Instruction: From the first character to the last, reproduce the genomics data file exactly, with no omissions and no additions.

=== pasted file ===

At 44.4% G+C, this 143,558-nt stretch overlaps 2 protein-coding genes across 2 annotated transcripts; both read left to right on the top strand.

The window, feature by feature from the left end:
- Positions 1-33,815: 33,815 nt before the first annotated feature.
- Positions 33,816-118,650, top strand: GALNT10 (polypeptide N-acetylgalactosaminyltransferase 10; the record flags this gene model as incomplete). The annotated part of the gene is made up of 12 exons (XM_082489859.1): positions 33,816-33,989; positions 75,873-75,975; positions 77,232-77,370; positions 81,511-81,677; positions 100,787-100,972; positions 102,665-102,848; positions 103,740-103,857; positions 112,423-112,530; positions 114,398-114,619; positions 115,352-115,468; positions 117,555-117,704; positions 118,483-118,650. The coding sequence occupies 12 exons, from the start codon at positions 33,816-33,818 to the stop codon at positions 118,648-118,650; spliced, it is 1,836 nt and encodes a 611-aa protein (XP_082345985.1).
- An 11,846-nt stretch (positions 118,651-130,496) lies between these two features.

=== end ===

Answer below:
At 44.4% G+C, this 143,558-nt stretch overlaps 2 protein-coding genes across 2 annotated transcripts; both read left to right on the top strand.

The window, feature by feature from the left end:
- Positions 1-33,815: 33,815 nt before the first annotated feature.
- Positions 33,816-118,650, top strand: GALNT10 (polypeptide N-acetylgalactosaminyltransferase 10; the record flags this gene model as incomplete). The annotated part of the gene is made up of 12 exons (XM_082489859.1): positions 33,816-33,989; positions 75,873-75,975; positions 77,232-77,370; positions 81,511-81,677; positions 100,787-100,972; positions 102,665-102,848; positions 103,740-103,857; positions 112,423-112,530; positions 114,398-114,619; positions 115,352-115,468; positions 117,555-117,704; positions 118,483-118,650. The coding sequence occupies 12 exons, from the start codon at positions 33,816-33,818 to the stop codon at positions 118,648-118,650; spliced, it is 1,836 nt and encodes a 611-aa protein (XP_082345985.1).
- An 11,846-nt stretch (positions 118,651-130,496) lies between these two features.